It would be disastrous to only affirm the deity of Jesus Christ, ignoring that the divine “Word was made flesh, and dwelt among us” (John 1:14). The Scriptures affirm equally that Christ was both divine and human. For the Christian, Christ’s humanity holds tremendous significance, beyond even the supreme necessity of salvation. Indeed, as John Flavel notes regarding this doctrine, we can lay the world upon it.
Christ in His divine nature assumed humanity. This means He took upon Himself a nature that was truly human. He remained what He was (divine) while He took to Himself that which He had not yet been (human). He became bone of our bone and flesh of our flesh in all respects, yet without sin.
The Scriptures reveal Christ’s real human nature from birth to burial.
- He was born (Luke 2:7).
- He grew to maturity (Luke 2:40).
- He was hungry (Luke 4:2).
- He labored (John 5:17).
- He was tired and slept (Luke 8:23).
- He ate and drank (Luke 24:42–43).
- He was sorrowful and wept (Mark 14:34).
- He experienced pain and suffering (Luke 22:44) both in body and soul (Matt. 26:38; 1 Peter 2:24).
- He died (Mark 15:37) and was buried (v. 45–46).
There are at least six reasons why Christ had to become truly man:
- To meet the demand of God’s righteousness that the nature which had sinned must also be the nature to pay for sin.
- To be able to suffer and die for His elect.
- To be able to be our self-sacrificing and sympathetic High Priest.
- To be subject to the law in His obedience.
- To be our nearest Kinsman to redeem us.
- To be the Second Adam who restores us from our fall.
There are many applications of Christ’s incarnation for the believer. John Flavel in volume one of his Works outlines several of these affections for Christ the believer experiences.
- Adoration. “Adore the love of the Father, and the Son, who bid so high for your souls.” Flavel notes that the love of God is expressed chiefly in this: that Christ took upon Himself the form of a servant and became obedient unto death. The Father so earnestly “willed our salvation, that he was content to degrade the darling of his soul to so vile and contemptible a state” as humanity. The Son became of no reputation—“how astonishing is the love of Christ, that would make such a stoop as this to exalt us!”
- Wonder. Gaze at the wisdom of God at devising such a means for His people’s salvation. This even “chains the eyes of angels and men to itself” as unimaginable. That the Word should become flesh, and dwell among us—“oh, how wisely is the method of our recovery laid!”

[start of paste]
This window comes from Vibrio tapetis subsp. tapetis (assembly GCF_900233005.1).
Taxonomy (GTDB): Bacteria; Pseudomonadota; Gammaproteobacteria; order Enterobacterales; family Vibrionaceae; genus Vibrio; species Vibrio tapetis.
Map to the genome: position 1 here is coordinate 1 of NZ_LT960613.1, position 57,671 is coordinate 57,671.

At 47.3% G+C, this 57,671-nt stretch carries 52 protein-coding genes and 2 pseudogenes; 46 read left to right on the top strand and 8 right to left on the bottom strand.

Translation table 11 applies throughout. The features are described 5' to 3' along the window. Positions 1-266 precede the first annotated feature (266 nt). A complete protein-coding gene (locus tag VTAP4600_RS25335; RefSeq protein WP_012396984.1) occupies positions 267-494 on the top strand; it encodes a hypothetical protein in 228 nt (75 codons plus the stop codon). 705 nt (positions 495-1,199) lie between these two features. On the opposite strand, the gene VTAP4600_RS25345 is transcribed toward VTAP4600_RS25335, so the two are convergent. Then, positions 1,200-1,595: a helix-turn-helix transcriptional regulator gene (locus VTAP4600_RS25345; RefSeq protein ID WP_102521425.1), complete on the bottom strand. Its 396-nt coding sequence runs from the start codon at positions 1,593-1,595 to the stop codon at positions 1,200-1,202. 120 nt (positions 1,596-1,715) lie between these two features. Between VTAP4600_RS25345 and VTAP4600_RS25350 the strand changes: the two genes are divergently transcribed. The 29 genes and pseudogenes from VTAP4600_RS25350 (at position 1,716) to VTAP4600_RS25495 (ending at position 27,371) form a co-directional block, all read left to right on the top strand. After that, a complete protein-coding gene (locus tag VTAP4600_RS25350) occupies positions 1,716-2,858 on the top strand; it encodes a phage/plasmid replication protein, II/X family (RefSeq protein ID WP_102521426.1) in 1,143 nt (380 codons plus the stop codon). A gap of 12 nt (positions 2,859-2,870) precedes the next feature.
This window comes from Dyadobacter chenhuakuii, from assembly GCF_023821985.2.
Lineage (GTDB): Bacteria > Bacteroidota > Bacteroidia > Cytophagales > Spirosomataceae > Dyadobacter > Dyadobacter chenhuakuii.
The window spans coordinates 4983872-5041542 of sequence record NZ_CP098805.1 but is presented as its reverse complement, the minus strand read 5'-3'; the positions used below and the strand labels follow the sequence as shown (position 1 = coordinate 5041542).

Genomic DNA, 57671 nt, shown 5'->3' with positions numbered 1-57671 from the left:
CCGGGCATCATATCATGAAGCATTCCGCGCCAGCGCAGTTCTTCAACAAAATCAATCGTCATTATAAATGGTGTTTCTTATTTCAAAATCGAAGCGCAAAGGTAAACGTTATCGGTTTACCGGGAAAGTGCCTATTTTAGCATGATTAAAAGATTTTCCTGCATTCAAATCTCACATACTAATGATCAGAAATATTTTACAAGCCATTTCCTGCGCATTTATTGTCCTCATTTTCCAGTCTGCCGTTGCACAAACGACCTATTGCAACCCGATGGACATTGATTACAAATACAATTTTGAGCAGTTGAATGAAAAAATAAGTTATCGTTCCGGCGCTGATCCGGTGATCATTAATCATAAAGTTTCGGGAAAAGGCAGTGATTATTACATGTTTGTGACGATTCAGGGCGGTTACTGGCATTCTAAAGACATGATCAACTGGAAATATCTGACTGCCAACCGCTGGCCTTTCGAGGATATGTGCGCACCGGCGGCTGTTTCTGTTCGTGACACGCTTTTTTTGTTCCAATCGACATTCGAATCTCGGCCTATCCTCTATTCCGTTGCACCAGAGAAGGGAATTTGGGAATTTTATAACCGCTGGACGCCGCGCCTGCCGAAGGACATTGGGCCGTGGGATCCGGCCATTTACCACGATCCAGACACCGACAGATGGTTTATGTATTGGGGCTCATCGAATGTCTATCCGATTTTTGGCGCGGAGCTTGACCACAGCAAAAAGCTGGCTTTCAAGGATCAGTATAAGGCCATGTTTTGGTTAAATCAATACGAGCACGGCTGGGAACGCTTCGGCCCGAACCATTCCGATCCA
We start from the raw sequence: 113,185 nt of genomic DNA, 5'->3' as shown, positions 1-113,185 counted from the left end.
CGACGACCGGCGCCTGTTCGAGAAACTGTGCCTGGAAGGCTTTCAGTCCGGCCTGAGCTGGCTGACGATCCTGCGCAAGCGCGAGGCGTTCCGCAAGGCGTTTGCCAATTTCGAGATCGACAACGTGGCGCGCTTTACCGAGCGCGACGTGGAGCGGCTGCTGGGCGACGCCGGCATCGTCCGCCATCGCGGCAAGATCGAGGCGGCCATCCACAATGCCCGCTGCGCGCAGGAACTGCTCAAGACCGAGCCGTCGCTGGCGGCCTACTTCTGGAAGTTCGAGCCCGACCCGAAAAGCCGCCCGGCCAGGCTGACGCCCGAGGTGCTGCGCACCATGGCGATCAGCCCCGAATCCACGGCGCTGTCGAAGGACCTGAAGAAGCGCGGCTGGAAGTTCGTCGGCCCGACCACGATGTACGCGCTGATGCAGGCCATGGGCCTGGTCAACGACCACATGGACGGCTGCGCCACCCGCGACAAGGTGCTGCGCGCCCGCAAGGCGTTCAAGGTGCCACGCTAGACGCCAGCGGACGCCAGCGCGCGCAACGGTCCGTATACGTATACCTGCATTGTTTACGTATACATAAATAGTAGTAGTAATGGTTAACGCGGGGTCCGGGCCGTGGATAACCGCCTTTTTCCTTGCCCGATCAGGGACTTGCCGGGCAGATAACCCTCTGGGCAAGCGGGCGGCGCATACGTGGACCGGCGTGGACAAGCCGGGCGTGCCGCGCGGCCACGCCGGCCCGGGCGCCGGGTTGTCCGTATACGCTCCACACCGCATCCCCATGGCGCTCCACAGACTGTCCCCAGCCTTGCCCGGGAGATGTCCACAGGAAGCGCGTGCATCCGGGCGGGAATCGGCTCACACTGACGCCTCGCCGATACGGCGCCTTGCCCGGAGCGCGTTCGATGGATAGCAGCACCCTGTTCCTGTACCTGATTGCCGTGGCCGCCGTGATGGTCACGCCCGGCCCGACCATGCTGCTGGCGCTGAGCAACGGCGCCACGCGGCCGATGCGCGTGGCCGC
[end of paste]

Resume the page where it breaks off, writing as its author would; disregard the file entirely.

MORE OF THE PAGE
- Delight. Taste the “incomparable sweetness” of Christianity that allows us to rest our “trembling consciences” upon a sure foundation. Though the misery of His state and the distress of His soul overwhelms him, the believer can safely rely on the incarnation. Christ united His divine person with our flesh; “hence it is easy to imagine what worth and value must be in that blood; and how eternal love, springing forth triumphantly from it, flourishes into pardon, grace, and peace.”
- Consolation. Assuming a human nature and experiencing the suffering and misery of humanity, Christ is now touched with the feelings of our infirmities (Heb. 4:15). He is a merciful High Priest (Heb. 2:17–18). Flavel writes: “God and man in one person! Oh! Thrice happy conjunction! As man, he is full of an experimental sense of our infirmities, wants, and burdens; and, as God, he can support and supply them all.”
- Happiness. Christ’s incarnation was to bring many sons to glory (Heb. 2:10). “Hence we see, to what a height God intends to build up the happiness of man, in that he hath laid the foundation thereof so deep, in the incarnation of his own Son.” The soul of man joys in salvation, but the body also will be glorified. Christ assumed the flesh to demonstrate “how God intends to honour and exalt it” in eternity.
- Comfort. Flavel concludes with this last point: “How wonderful a comfort is it, that he who dwells in our flesh is God?” The struggling Christian can say: “But let me be a sinner, and worse than the chief of sinners, yea, a guilty devil, I am sure my well-beloved is God, and my Christ is God. And when I say my Christ is God, I have said all things, I can say no more. I [wish] I could build as much on this, My Christ is God, as it would bear: I might lay all the world upon it.”